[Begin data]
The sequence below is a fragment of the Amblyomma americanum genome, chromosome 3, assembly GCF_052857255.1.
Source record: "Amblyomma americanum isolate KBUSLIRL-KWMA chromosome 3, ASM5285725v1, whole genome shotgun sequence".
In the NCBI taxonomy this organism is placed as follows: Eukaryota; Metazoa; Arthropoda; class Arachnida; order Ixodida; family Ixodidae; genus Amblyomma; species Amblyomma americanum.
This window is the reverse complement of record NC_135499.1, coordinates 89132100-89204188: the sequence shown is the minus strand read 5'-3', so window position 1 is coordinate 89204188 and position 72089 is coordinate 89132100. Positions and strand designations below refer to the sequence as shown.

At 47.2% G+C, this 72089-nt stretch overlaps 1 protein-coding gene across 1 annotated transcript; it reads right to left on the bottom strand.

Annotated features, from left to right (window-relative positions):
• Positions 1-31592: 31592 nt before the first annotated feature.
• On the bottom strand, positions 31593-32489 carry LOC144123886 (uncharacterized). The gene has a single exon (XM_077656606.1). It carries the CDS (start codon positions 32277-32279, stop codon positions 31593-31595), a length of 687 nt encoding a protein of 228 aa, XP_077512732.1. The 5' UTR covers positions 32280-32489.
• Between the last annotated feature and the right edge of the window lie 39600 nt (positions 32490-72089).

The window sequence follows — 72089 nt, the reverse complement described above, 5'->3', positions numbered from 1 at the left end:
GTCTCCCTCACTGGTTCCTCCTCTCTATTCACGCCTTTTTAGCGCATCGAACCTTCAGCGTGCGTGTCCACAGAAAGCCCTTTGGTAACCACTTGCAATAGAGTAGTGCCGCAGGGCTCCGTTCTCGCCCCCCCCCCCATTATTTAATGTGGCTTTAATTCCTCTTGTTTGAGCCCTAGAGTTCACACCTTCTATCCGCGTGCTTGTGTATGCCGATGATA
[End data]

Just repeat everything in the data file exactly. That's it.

The sequence below is a fragment of the Amblyomma americanum genome, chromosome 3, assembly GCF_052857255.1.
Source record: "Amblyomma americanum isolate KBUSLIRL-KWMA chromosome 3, ASM5285725v1, whole genome shotgun sequence".
In the NCBI taxonomy this organism is placed as follows: Eukaryota; Metazoa; Arthropoda; class Arachnida; order Ixodida; family Ixodidae; genus Amblyomma; species Amblyomma americanum.
This window is the reverse complement of record NC_135499.1, coordinates 89132100-89204188: the sequence shown is the minus strand read 5'-3', so window position 1 is coordinate 89204188 and position 72089 is coordinate 89132100. Positions and strand designations below refer to the sequence as shown.

At 47.2% G+C, this 72089-nt stretch overlaps 1 protein-coding gene across 1 annotated transcript; it reads right to left on the bottom strand.

Annotated features, from left to right (window-relative positions):
• Positions 1-31592: 31592 nt before the first annotated feature.
• On the bottom strand, positions 31593-32489 carry LOC144123886 (uncharacterized). The gene has a single exon (XM_077656606.1). It carries the CDS (start codon positions 32277-32279, stop codon positions 31593-31595), a length of 687 nt encoding a protein of 228 aa, XP_077512732.1. The 5' UTR covers positions 32280-32489.
• Between the last annotated feature and the right edge of the window lie 39600 nt (positions 32490-72089).

The window sequence follows — 72089 nt, the reverse complement described above, 5'->3', positions numbered from 1 at the left end:
GTCTCCCTCACTGGTTCCTCCTCTCTATTCACGCCTTTTTAGCGCATCGAACCTTCAGCGTGCGTGTCCACAGAAAGCCCTTTGGTAACCACTTGCAATAGAGTAGTGCCGCAGGGCTCCGTTCTCGCCCCCCCCCCCATTATTTAATGTGGCTTTAATTCCTCTTGTTTGAGCCCTAGAGTTCACACCTTCTATCCGCGTGCTTGTGTATGCCGATGATA